Perform the following task to verify epoch information for Cisco Express Forwarding and adjacency tables.
2. show adjacency summary detail
3. show adjacency summary
4. show ip cef epoch
Configuration Examples for Epochs
Example Incrementing the Epoch Number of the Adjacency Table
The following example shows how to begin a new epoch and increment the epoch number of the adjacency table:
Router# show ip cef epoch CEF epoch information: Table: Default-table Table epoch: 2 (43 entries at this epoch) Adjacency table Table epoch: 2 (5 entries at this epoch) Router# clear adjacency table
Router# show ip cef epoch CEF epoch information: Table: Default-table Table epoch: 3 (43 entries at this epoch) Adjacency table Table epoch: 3 (5 entries at this epoch)
Example Incrementing the Epoch Number of One or All CEF Tables
The following example shows how to begin a new epoch and increment the epoch number of all Cisco Express Forwarding tables:
Router# clear ip cef epoch full
The following example shows the output before and after you clear the epoch table and increment the epoch number. Before clearing:
router# show ip cef epoch CEF epoch information: Table: Default-table Table epoch: 3 (43 entries at this epoch) Adjacency table Table epoch: 3 (5 entries at this epoch)
router# clear ip cef epoch full router# show ip cef epoch CEF epoch information: Table: Default-table Table epoch: 4 (43 entries at this epoch) Adjacency table Table epoch: 4 (5 entries at this epoch)
Feature Information for Configuring Epochs
The following table provides release information about the feature or features described in this module. This table lists only the software release that introduced support for a given feature in a given software release train. Unless noted otherwise, subsequent releases of that software release train also support that feature.
adjacency --A relationship formed between selected neighboring routers and end nodes for the purpose of exchanging routing information. Adjacency is based upon the use of a common media segment by the routers and nodes involved.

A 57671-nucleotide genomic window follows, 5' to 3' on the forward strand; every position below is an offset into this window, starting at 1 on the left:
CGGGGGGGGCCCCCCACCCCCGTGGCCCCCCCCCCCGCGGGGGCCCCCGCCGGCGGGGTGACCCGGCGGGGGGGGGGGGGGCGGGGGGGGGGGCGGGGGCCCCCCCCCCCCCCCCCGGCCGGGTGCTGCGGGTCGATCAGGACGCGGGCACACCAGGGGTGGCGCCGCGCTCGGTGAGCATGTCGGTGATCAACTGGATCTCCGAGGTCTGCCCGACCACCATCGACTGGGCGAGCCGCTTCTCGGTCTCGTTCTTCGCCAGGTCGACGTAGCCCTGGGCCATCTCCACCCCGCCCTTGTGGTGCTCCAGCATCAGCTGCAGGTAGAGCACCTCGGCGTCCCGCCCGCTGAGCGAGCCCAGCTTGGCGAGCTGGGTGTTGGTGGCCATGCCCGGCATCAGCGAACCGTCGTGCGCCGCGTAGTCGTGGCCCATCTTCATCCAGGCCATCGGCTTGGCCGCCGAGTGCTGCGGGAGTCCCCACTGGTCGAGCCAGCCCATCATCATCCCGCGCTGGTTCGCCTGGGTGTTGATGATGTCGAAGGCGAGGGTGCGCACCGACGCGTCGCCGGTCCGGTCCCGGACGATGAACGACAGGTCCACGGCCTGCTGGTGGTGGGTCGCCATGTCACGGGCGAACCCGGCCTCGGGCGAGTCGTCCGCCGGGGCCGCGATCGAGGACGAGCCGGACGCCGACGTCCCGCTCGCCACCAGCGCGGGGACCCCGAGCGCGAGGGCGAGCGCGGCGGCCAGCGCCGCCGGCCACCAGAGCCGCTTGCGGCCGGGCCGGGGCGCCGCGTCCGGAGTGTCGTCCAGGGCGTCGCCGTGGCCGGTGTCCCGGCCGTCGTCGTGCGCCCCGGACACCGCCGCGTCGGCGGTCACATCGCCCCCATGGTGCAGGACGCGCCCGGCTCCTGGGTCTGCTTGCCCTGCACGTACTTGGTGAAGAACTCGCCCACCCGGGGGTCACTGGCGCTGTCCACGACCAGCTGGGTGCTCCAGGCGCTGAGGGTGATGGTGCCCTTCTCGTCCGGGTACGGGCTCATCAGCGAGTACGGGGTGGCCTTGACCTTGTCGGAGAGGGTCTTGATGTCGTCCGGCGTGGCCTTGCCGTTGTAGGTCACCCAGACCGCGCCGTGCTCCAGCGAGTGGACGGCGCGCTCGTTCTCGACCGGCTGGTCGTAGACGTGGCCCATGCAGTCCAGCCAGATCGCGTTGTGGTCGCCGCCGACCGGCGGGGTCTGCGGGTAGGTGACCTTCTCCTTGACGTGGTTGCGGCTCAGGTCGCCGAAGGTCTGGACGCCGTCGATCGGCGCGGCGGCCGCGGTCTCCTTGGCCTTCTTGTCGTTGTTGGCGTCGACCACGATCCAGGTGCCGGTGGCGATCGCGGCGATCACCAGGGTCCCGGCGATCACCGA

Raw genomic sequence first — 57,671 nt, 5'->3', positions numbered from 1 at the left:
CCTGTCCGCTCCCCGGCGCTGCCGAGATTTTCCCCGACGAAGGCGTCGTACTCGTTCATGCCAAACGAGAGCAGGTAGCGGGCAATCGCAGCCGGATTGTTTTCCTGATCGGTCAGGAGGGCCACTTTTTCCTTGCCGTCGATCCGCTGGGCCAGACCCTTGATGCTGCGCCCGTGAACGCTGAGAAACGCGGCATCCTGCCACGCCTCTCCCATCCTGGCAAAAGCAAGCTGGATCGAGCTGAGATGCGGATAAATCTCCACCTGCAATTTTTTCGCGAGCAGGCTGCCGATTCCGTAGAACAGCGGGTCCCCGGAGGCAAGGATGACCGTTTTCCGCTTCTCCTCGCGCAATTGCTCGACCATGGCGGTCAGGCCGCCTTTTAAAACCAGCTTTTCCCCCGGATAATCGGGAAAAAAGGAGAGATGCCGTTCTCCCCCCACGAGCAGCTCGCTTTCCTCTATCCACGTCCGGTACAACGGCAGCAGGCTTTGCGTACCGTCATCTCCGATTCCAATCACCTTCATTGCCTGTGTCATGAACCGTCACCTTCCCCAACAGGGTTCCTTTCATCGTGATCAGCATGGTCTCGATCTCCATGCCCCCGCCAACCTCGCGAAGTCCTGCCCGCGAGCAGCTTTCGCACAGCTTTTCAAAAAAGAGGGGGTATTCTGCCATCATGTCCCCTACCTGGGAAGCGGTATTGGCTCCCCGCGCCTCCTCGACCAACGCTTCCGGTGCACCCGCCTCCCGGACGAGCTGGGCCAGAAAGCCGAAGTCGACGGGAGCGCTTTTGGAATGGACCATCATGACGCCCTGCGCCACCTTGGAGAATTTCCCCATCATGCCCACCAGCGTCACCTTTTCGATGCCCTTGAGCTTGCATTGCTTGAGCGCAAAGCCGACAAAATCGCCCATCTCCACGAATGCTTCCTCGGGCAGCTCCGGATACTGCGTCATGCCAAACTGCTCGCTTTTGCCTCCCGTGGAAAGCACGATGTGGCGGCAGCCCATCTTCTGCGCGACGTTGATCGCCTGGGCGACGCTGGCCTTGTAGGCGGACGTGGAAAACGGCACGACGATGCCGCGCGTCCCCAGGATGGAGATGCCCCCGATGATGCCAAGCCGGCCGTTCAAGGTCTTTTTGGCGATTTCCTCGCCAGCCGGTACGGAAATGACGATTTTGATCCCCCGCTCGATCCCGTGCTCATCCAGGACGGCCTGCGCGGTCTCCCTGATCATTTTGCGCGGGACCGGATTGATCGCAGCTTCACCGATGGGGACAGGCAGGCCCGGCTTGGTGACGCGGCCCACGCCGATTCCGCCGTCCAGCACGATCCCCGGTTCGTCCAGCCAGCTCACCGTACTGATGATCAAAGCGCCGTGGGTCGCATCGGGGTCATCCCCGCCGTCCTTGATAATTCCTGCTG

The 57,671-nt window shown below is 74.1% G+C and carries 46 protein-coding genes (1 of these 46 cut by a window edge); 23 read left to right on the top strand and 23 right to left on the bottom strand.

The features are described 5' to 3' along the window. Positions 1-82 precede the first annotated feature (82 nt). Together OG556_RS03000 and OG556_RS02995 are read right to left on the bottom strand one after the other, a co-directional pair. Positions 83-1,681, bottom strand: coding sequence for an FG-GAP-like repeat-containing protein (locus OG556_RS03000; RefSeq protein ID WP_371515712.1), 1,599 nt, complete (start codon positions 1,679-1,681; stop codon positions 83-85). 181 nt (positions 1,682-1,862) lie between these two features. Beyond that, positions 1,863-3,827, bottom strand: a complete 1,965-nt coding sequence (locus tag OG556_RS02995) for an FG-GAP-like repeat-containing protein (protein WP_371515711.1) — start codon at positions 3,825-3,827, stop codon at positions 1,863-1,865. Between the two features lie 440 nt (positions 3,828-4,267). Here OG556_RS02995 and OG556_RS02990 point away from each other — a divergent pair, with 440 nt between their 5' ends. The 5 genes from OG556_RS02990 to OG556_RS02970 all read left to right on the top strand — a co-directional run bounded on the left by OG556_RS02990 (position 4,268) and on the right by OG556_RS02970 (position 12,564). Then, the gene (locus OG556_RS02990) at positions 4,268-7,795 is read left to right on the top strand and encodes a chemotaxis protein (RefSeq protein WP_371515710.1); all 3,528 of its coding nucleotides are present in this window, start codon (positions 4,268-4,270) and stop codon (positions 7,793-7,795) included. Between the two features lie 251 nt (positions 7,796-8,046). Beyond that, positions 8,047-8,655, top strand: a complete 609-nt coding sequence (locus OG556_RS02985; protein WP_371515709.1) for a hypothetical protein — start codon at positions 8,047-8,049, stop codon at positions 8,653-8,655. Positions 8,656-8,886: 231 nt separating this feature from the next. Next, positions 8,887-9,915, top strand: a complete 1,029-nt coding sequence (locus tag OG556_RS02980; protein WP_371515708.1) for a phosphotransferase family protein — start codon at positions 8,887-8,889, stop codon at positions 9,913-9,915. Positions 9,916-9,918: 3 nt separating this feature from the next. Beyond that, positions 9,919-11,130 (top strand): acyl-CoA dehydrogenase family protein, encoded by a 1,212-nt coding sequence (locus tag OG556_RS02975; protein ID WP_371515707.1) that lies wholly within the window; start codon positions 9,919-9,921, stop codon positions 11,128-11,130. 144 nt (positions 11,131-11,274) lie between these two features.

Cisco Express Forwarding --A Layer 3 switching technology. Cisco Express Forwarding can also refer to central Cisco Express Forwarding mode, one of two modes of Cisco Express Forwarding operation. Cisco Express Forwarding enables a Route Processor to perform express forwarding. Distributed Cisco Express Forwarding is the other mode of Cisco Express Forwarding operation.
distributed Cisco Express Forwarding --A mode of Cisco Express Forwarding operation in which line cards (such as Versatile Interface Processor (VIP) line cards) maintain identical copies of the forwarding information base (FIB) and adjacency tables. The line cards perform the express forwarding between port adapters; this relieves the Route Switch Processor of involvement in the switching operation.
FIB --forwarding information base. A component of Cisco Express Forwarding that is conceptually similar to a routing table or information base. The router uses the FIB lookup table to make destination-based switching decisions during Cisco Express Forwarding operation. The router maintains a mirror image of the forwarding information in an IP routing table.
LIB --label information base. A database used by a label switch router (LSR) to store labels learned from other LSRs, as well as labels assigned by the local LSR.
line card --A general term for an interface processor that can be used in various Cisco products. For example, a Versatile Interface Processor (VIP) is a line card for the Cisco 7500 series router.
prefix --The network address portion of an IP address. A prefix is specified by a network and mask and is generally represented in the format network/mask. The mask indicates which bits are the network bits. For example, 220.127.116.11/16 means that the first 16 bits of the IP address are masked, making them the network bits. The remaining bits are the host bits. In this example, the network number is 10.0.
RIB --Routing Information Base. A central repository of routes that contains Layer 3 reachability information and destination IP addresses or prefixes. The RIB is also known as the routing table.
RP --Route Processor. The processor module in the Cisco 7000 series routers that contains the CPU, system software, and most of the memory components that are used in the router. It is sometimes called a supervisory processor.
RSP --Route Switch Processor. The processor module used in the Cisco 7500 series routers that integrates the functions of the Route Processor (RP) and the Switch Processor (SP).
SP --Switch Processor. Cisco 7000-series processor module that acts as the administrator for all CxBus activities. Sometimes called CiscoBus controller.